Nambalia is a genus of basal sauropodomorph dinosaur. It lived during the Late Triassic period (late Norian to earliest Rhaetian) in what is now Andhra Pradesh, central India. It is known from the holotype ISI R273, parts 1-3, partially articulated postcranial material and from the paratypes ISI R273, parts 4-29, including partial postcrania of at least two individuals of different sizes found closely associated and one of them is nearly the same size as the

holotype. ISI R273 was discovered and collected from the Upper Maleri Formation within the Pranhita–Godavari Basin,

north of Nambal village. It was first named by Fernando E. Novas, Martin D. Ezcurra, Sankar Chatterjee and T. S. Kutty in 2011 and the type species is Nambalia roychowdhurii. The generic name is derived from the Indian village of Nambal which is close to the type locality. The specific name honors Dr. Roy Chowdhuri, for his research on the Triassic vertebrate faunas of India. A cladistic analysis by Novas et al. found that Nambalia is basal to Efraasia, Plateosauravus, Ruehleia and Plateosauria, but more derived than Thecodontosaurus, Pantydraco, and Guaibasauridae. Nambalia was found along with the plateosaurid Jaklapallisaurus, a guaibasaurid, and two basal dinosauriforms.

Neotheropoda

Neotheropoda (meaning "new theropods") is a clade that includes coelophysoids and more advanced theropod dinosaurs, and the only group of theropods who survived the Triassic–Jurassic extinction event. Yet all of the neotheropods became extinct during the early Jurassic period except for Averostra.

Orionides

Orionides is a clade of tetanuran theropod dinosaurs from the Middle Jurassic to the Present. The clade includes most theropod dinosaurs, including birds.

Orodrominae

Orodrominae is a subfamily of parksosaurid dinosaurs from the Cretaceous of North America and Asia.

Plateosauria

Plateosauria is a clade of sauropodomorph dinosaurs which lived during the Late Triassic to the Late Cretaceous. The name Plateosauria was first coined by Gustav Tornier in 1913. The name afterwards fell out of use until the 1980s.

Plateosauria is a node-based taxon. In 1998, Paul Sereno defined Plateosauria as the last common ancestor of Plateosaurus engelhardti and Massospondylus carinatus, and its descendants. Peter Galton and Paul Upchurch in 2004 used a different definition: the last common ancestor of Plateosaurus engelhardti and Jingshanosaurus xinwaensis, and its descendants. In their cladistic analysis the Plateosauria belonged to the Prosauropoda, and included the Plateosauridae subgroup. In Galton's and Upchurch's study also Coloradisaurus, Euskelosaurus, Jingshanosaurus, Massospondylus, Mussaurus, Sellosaurus, and Yunnanosaurus proved to be plateosaurians.However, recent cladistic analyses suggest that the Prosauropoda as traditionally defined is paraphyletic to sauropods. Prosauropoda, as currently defined, is a synonym of Plateosauridae as both contain the same taxa by definition.

The following cladogram simplified after an analysis presented by Apaldetti and colleagues in 2011.

The following cladogram simplified after an analysis presented by Blair McPhee and colleagues in 2014.

Plateosauridae

Plateosauridae is a family of plateosaurian sauropodomorphs from the Late Triassic of Europe. Although several dinosaurs have been classified as plateosaurids over the years, the family Plateosauridae is now restricted to Plateosaurus. In another study, Yates (2003) sunk Sellosaurus into Plateosaurus (as P. gracilis).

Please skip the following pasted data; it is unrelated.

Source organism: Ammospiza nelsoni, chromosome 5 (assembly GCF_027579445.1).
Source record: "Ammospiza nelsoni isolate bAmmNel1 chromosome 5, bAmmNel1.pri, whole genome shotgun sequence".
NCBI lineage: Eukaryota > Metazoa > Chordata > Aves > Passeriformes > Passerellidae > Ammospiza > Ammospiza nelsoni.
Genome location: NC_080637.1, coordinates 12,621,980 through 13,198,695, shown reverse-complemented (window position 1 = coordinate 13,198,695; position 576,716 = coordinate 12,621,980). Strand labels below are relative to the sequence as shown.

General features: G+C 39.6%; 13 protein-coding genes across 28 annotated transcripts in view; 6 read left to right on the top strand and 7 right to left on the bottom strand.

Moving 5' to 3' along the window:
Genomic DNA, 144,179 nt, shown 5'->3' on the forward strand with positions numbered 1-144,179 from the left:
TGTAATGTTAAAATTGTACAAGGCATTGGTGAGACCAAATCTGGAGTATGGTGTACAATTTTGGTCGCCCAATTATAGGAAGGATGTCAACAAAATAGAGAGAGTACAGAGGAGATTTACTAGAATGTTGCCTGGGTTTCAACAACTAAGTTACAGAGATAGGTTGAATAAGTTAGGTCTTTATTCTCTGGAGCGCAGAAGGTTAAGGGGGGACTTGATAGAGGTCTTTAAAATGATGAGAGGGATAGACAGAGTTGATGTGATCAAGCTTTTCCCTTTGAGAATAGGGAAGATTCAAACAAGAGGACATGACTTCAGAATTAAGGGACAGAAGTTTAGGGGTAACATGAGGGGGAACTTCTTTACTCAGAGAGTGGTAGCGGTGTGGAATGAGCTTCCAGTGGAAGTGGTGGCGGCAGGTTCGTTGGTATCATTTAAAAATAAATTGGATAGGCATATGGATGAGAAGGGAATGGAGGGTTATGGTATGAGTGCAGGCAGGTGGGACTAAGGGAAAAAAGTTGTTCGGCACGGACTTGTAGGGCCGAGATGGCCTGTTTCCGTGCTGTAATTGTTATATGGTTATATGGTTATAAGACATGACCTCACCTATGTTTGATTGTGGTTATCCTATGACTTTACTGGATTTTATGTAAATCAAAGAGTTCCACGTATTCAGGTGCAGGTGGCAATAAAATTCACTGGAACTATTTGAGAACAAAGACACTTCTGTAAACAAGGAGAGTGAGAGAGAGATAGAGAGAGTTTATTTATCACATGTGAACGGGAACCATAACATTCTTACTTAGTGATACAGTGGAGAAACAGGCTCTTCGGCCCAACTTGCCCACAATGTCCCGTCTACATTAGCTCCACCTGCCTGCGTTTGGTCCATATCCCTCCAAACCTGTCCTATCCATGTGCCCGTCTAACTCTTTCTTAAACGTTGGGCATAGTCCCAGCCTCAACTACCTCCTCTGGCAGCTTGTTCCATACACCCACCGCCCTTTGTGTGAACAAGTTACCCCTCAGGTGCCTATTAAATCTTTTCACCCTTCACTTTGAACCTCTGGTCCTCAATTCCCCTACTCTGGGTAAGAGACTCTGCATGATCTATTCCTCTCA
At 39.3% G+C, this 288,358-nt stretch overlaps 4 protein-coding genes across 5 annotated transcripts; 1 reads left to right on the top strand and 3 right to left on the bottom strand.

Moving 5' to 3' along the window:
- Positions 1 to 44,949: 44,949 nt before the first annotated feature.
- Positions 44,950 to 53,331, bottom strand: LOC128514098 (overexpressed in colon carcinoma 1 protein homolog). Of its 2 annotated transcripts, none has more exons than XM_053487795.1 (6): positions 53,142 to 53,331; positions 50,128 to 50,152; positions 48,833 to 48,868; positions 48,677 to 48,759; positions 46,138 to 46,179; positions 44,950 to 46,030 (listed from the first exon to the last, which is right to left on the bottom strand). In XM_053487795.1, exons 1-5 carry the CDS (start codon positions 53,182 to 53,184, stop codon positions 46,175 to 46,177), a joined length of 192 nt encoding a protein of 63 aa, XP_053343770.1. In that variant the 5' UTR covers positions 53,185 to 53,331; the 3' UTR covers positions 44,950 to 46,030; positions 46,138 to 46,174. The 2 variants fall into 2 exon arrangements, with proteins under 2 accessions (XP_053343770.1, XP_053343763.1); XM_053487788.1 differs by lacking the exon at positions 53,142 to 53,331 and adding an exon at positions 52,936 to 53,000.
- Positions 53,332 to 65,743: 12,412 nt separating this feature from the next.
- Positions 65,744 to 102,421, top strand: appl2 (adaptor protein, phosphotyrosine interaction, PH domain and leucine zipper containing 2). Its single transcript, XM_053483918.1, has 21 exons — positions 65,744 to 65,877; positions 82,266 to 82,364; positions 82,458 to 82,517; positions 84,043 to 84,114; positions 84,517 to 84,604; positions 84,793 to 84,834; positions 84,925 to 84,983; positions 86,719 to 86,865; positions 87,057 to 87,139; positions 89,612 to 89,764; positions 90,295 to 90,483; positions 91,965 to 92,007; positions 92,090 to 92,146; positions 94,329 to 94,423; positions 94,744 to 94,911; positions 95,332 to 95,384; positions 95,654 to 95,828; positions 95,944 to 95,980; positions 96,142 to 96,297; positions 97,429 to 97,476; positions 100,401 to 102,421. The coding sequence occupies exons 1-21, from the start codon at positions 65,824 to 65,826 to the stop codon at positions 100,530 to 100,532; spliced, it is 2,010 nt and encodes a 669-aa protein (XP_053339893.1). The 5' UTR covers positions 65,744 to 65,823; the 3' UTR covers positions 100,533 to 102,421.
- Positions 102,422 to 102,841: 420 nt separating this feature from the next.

Raeticodactylidae

Raeticodactylidae is a family of eudimorphodontoid eopterosaurian pterosaurs that lived in Switzerland during the Late Triassic. The family includes Caviramus, and the type genus Raeticodactylus, which are both known from the Kössen Formation, around 205 mya. Raeticodactylidae was first used in 2014 by Andres et al., as a group of all pterosaurs closer to Raeticodactylus than Eudimorphodon. The following phylogenetic analysis follows the topology of Andres et al. (2014).

Riojasauridae

Riojasauridae is a family of sauropod-like dinosaurs from the Upper Triassic. It is known primarily from the genera Riojasaurus and Eucnemesaurus. Sites containing Riojasauridae include the Lower Elliot Formation of Orange Free State, South Africa (where fossils of Eucnemesaurus have been found), and Ischigualasto, in La Rioja Province, Argentina ( where fossils of Riojasaurus have been recovered).

Sauropodomorpha

Sauropodomorpha ( SOR-ə-POD-ə-MOR-fə; from Greek, meaning "lizard-footed forms") is an extinct clade of long-necked, herbivorous, saurischian dinosaurs that includes the sauropods and their ancestral relatives. Sauropods generally grew to very large sizes, had long necks and tails, were quadrupedal, and became the largest animals to ever walk the Earth. The "prosauropods", which preceded the sauropods, were smaller and were often able to walk on two legs. The sauropodomorphs were the dominant terrestrial herbivores throughout much of the Mesozoic Era, from their origins in the mid-Triassic (approximately 230 Ma) until their decline and extinction at the end of the Cretaceous (approximately 66 Ma).

Xixiposaurus

Xixiposaurus is a genus of prosauropod dinosaur which existed in what is now Lower Lufeng Formation, China during the lower Jurassic period. It was first named by Sekiya Toru in 2010 and the type species is Xixiposaurus suni.

Yueosaurus

Yueosaurus is an extinct genus of basal ornithopod dinosaur known from Zhejiang Province, China.